February 25, 2000

State grants Certificate of Need to build new VCH

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Dr. Raymond DuBois

State grants Certificate of Need to build new VCH

Vanderbilt University Medical Center was given the green light on Wednesday by the State Health Facilities Commission, receiving a Certificate of Need to build its new nine-floor, 206-bed, freestanding Vanderbilt Children's Hospital.

The new hospital, designed to be one of the most family-centered children's hospitals in the country, will be located near The Vanderbilt Clinic, across the street from the Vanderbilt Stallworth Rehabilitation Hospital.

The state Certificate of Need (CON) process requires that entities applying for a new facility or addition demonstrate that the project is necessary to provide needed health care in the area to be served. Second, it must be proven that it can economically be accomplished and maintained. Third, it must be demonstrated that it will contribute to the orderly development of adequate and effective health care facilities or services in the area. VUMC's application for the CON was filed in October and has been reviewed by the Health Facilities Commission for the past three months.

The completion of the CON process clears the way for a groundbreaking for the new facility, planned for May 15.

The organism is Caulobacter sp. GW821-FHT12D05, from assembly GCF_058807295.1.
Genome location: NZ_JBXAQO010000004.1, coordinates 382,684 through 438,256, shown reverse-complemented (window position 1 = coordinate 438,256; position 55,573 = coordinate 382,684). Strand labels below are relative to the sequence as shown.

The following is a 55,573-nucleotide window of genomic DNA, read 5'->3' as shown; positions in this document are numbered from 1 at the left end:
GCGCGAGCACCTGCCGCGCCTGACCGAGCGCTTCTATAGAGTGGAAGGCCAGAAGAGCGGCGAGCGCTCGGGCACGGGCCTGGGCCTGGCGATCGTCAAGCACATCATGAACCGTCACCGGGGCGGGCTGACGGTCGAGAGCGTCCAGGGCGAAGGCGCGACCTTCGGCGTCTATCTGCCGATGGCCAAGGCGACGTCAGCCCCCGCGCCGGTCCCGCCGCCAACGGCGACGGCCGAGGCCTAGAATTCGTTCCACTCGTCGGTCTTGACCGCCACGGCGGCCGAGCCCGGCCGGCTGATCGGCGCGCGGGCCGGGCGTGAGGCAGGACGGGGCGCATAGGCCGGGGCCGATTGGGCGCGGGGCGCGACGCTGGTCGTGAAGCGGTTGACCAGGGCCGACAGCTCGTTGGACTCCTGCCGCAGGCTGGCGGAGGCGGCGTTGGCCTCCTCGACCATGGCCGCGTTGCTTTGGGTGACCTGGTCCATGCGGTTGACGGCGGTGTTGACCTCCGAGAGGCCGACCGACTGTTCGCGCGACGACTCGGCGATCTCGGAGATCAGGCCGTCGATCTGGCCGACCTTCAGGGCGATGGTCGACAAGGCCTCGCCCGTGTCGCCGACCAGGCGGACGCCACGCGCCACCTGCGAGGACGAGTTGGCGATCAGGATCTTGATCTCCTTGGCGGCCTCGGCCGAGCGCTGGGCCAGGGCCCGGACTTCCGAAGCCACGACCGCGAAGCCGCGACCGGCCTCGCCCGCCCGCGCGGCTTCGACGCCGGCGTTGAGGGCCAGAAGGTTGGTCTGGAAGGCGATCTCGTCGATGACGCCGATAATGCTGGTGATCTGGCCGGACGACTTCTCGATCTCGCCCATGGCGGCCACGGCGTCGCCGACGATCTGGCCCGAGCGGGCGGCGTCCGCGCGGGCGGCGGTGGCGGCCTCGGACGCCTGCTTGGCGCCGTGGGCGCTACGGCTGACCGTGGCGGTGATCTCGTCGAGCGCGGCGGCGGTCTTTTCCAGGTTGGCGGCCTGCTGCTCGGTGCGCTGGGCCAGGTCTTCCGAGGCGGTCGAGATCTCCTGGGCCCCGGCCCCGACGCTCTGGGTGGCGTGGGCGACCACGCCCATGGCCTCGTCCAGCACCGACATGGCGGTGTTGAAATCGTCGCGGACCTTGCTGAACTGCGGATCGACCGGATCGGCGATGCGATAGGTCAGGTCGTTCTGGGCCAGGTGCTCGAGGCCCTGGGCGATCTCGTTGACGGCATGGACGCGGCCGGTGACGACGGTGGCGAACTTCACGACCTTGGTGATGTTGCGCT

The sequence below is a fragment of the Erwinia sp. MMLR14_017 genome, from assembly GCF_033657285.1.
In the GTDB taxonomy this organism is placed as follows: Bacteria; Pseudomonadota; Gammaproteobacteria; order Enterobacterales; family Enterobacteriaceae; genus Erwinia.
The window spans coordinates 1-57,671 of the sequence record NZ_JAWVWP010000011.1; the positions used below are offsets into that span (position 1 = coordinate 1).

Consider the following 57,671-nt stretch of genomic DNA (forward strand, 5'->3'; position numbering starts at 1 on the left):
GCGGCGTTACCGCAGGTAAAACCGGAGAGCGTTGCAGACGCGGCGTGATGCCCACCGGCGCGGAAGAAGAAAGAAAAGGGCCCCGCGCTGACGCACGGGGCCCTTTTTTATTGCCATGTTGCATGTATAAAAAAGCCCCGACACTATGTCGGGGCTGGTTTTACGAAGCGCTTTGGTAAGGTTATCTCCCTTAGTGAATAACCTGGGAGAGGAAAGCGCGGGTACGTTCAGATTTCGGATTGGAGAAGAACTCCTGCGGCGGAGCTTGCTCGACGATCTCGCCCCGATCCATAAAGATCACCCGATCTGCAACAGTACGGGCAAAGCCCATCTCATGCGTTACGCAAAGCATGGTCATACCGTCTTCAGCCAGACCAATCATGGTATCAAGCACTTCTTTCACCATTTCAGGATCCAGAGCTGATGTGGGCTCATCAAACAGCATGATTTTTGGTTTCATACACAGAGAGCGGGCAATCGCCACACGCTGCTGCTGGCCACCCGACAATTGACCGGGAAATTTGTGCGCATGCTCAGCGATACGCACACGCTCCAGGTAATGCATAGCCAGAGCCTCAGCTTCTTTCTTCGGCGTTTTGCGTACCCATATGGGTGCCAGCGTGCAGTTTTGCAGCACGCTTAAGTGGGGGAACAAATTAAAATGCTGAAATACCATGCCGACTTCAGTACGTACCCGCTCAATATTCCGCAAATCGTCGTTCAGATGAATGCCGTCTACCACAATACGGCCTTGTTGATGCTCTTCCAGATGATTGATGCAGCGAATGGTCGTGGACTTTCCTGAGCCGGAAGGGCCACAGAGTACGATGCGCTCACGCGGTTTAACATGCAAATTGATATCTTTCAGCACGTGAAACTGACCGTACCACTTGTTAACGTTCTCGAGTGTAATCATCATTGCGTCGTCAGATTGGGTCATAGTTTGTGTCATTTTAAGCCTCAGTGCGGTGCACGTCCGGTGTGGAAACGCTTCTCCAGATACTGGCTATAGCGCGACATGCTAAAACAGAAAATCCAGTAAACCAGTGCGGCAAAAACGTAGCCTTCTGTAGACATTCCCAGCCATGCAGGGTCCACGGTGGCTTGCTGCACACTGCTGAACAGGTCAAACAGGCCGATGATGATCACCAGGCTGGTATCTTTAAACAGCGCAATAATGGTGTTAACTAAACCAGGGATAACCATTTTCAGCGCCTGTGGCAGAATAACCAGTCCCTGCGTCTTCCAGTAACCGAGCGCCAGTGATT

"The scope and size of the hospital is designed to accommodate regional growth over the next 10 years and to create new space to better support the patients and their families through family-centered care," said Norman B. Urmy, executive director of clinical affairs. "We are thrilled and very grateful to the state for recognizing the tremendous benefit a freestanding children's hospital will offer the people of Middle Tennessee, southern Kentucky and northern Alabama."

When complete, the building will consist of four large "base" floors, including the basement, housing the support services, Pediatric Emergency Department and public areas.

A group of 28 design committees has been involved in the planning process for the new building over the past two years, meeting regularly with VCH officials and the architects from Earl Swensson and Associates to come up with the best plan.

An intense fundraising effort begun in 1999 has raised more than $50 million to be applied toward the total cost.

Monroe J. Carell Jr., the chairman and chief executive officer of Central Parking Corp., and his wife, Ann, are leading the effort.